5 Foods to Enhance your Brain Power
Your brain is the most complex part of your body. It runs millions of processes every day as a computer does. It's in charge of keeping your heart racing and lungs breathing as the control core of your body and allowing you to shift, feel, and think. That's why maintaining the brain in optimum working condition is a smart idea. It never stops running, because the fuel it runs on, glucose, which is a form of sugar, needs to be continuously topped up. From your food, your body gets glucose and it's delivered through the bloodstream to the brain.
The food you put in your body will have an immense effect on how your brain functions. This is important to remember because you're probably paying more attention to books than Brekkie during exam time. Learn how your body is influenced by the food you consume so that you can select foods that boost your memory, fuel your brain, and help you break down your study schedule.
Eating a healthy, balanced diet that includes these 5 efficient brain-boosting foods may help to keep your memory, concentration, and focus as sharp as can be.
Read Also : Top 6 Brain Foods To Consume During Exam Season
Green leafy vegetables: Kale, spinach, broccoli: the list of healthy leafy greens is long, and in the run-up to tests, they are a crucial source of vitamins. All dark greens are filled with vitamin K, which, as well as naturally occurring nitrates and antioxidants, helps create pathways in the brain. You'll also get a healthy amount of B6 and B12 from some of these vegetables, which are associated with improvements in alertness and memory. Broccoli also contains vitamin C and flavonoids, and these antioxidants can further boost a person’s brain health.
Nuts and Seeds: It could be beneficial for the brain to consume more nuts and seeds since these foods contain omega-3 fatty acids and antioxidants. Nuts and seeds are also rich sources of vitamin E, an antioxidant that protects cells from free radicals causing oxidative stress. Although all nuts are good for your brain, however, walnuts can have an extra edge, since they also deliver omega-3 fatty acids. Pumpkin seeds, richer in zinc than many other seeds, include this valuable mineral that is important for improving memory and thinking ability. They are also full of stress-busting magnesium, B vitamins, and tryptophan, the chemical serotonin that is the precursor to a good mood.
Wholegrains: Like everything else in your body, the brain can not function without electricity. The ability to focus and concentrate comes from an ample, steady supply of energy to the brain (in the form of glucose) in our blood. You can achieve this by selecting low-GI integral grains, which suggests that they slowly release their energy into the bloodstream, keeping you mentally alert during the day. Eating too few healthy carbs, such as whole grains can lead to irritability and brain fog. Therefore, it is advised to take in proper meals for better functioning of your brain.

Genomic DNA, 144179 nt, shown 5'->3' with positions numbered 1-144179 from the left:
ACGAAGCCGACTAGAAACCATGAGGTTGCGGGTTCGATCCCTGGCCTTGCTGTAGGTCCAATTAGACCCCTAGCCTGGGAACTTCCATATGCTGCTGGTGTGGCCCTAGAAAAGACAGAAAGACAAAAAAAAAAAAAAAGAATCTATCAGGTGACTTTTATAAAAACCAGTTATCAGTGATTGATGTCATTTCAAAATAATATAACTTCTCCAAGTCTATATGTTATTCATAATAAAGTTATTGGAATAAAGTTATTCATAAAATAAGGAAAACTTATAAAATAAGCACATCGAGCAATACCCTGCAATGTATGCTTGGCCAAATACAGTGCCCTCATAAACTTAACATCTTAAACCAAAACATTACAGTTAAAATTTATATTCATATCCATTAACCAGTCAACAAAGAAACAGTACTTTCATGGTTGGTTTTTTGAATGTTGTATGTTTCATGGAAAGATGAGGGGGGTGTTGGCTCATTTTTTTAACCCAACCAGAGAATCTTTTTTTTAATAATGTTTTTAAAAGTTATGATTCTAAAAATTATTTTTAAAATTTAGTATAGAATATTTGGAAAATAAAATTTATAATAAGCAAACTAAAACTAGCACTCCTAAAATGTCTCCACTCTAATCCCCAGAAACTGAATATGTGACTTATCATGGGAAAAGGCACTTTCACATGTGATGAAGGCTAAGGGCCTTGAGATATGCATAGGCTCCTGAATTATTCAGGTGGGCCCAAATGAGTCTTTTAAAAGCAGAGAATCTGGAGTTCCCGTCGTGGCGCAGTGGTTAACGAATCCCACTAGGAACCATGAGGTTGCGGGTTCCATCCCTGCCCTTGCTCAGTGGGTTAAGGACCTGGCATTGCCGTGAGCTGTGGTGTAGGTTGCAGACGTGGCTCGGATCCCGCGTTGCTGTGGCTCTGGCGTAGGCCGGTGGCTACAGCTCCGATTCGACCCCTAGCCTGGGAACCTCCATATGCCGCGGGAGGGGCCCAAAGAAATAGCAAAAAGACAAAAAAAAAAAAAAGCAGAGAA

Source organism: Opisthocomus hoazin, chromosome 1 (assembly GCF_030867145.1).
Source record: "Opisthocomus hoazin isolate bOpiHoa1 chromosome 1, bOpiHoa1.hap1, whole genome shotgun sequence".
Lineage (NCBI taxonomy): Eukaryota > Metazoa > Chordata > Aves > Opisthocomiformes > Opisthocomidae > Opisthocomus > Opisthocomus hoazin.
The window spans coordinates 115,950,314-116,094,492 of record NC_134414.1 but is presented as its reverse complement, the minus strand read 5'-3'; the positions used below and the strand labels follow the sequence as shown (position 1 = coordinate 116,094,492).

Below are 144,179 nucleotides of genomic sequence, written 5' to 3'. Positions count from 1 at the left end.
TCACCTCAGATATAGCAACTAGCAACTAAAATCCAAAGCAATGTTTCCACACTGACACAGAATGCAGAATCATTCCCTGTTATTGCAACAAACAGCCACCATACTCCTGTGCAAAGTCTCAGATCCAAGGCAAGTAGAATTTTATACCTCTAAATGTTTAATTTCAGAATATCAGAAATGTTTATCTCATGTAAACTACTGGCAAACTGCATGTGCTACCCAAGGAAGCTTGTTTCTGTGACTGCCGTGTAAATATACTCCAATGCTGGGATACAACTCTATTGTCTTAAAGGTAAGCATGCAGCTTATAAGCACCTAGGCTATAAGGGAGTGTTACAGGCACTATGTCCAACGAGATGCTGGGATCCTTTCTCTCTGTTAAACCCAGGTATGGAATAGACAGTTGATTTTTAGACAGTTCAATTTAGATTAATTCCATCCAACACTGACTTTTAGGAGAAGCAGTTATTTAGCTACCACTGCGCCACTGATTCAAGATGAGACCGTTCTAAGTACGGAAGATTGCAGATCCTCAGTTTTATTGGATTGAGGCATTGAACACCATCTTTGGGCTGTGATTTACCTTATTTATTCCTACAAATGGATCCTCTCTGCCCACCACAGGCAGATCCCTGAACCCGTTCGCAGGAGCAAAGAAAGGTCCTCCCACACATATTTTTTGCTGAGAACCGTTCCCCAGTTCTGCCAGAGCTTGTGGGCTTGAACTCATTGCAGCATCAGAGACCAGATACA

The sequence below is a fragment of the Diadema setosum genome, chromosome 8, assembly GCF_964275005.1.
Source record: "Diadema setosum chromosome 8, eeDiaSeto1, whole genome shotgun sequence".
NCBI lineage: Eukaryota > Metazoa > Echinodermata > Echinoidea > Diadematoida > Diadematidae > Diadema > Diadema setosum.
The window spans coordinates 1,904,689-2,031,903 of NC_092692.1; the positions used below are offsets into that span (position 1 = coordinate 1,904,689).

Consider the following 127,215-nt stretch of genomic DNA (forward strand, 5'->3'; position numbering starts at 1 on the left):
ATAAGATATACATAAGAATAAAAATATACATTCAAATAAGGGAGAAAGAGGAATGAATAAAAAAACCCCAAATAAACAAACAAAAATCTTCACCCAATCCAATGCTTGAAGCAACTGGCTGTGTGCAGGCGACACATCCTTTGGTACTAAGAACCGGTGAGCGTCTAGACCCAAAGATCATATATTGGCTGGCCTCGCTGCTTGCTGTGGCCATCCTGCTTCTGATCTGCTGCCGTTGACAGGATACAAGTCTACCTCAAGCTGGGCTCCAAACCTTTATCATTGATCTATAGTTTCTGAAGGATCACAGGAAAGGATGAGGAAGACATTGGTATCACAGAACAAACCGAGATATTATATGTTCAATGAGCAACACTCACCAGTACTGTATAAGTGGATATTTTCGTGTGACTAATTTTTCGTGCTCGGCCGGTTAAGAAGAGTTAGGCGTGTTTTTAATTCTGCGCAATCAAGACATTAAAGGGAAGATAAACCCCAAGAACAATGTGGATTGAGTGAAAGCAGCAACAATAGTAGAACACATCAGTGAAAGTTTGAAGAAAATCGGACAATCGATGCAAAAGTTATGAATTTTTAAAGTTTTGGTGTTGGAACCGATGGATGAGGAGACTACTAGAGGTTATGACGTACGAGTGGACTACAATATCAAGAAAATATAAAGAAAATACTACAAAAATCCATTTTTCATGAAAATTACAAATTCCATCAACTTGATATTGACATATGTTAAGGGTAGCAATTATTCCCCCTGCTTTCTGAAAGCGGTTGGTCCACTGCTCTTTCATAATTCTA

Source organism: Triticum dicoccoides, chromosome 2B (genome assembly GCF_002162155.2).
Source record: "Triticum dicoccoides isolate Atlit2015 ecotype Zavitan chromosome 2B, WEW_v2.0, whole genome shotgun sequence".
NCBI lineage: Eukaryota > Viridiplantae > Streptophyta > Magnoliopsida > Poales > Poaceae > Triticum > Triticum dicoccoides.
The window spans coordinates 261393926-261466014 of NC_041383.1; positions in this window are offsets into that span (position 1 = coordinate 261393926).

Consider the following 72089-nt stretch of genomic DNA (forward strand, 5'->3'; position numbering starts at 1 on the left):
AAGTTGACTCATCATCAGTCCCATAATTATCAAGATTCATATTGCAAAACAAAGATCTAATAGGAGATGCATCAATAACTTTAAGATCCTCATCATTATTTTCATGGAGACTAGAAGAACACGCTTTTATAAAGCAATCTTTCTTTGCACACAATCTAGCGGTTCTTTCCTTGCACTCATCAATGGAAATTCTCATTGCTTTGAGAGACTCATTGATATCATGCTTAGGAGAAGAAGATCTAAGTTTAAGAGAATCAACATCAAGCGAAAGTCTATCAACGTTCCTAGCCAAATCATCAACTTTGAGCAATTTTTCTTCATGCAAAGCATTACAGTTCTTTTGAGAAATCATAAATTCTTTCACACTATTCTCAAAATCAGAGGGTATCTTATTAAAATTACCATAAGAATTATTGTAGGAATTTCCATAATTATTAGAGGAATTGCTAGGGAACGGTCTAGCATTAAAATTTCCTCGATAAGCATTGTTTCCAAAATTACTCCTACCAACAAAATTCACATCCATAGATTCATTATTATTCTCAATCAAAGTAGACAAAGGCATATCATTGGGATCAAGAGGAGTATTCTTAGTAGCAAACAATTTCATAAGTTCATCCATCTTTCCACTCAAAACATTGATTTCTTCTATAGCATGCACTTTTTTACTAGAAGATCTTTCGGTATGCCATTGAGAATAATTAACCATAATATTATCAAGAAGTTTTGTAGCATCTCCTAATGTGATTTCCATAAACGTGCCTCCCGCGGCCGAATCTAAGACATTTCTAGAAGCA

Eggs: Enjoyed by many for breakfast, eggs can be effective brain food. Some B vitamins, B6, B12, and folic acid, are believed to decrease levels in the blood of a compound called homocysteine. An increased risk of stroke, cognitive decline, and Alzheimer's disease is associated with elevated levels of homocysteine. A review of a group of elderly patients with moderate cognitive disability showed that there was substantially less brain shrinkage relative to a subset of placebo therapies following two years of high-dose B6, B12, and folic acid intervention. In controlling normal brain activity, other B vitamins, including vitamins B1, B3, and choline, play an important role. For the memory-boosting brain chemical, acetylcholine, choline is essential, which is rich in egg yolk.
Fatty Fish: The body does not make essential fatty acids (EFAs), which means they must be absorbed via food. In the form of EPA and DHA, the most important omega-3 fats occur naturally in oily fish. For healthy brain function, the heart, joints, and our general well-being, these fats are essential. What makes oily fish so nice is that these active fats are found in a ready-made shape, which makes it convenient for the body to use. Salmon, mackerel, herring, sardines, pilchards, and kippers are among the major sources of oily fish. Low levels of DHA can be associated with an increased risk of dementia, Alzheimer's disease, and memory loss, whereas adequate levels of both EPA and DHA are believed to help us control stress and develop serotonin, a good mood brain chemical.
The foods mentioned above contain compounds that can help strengthen the structure of brain cells called neurons, such as healthy fatty acids. You can help support your brain health and boost your alertness, memory, and mood by strategically including these foods in your diet. But don't forget that exercise, along with a balanced diet, helps keep our brains sharp. Research suggests that daily exercise enhances cognitive performance, slows down the process of mental aging, and allows us to more efficiently process information.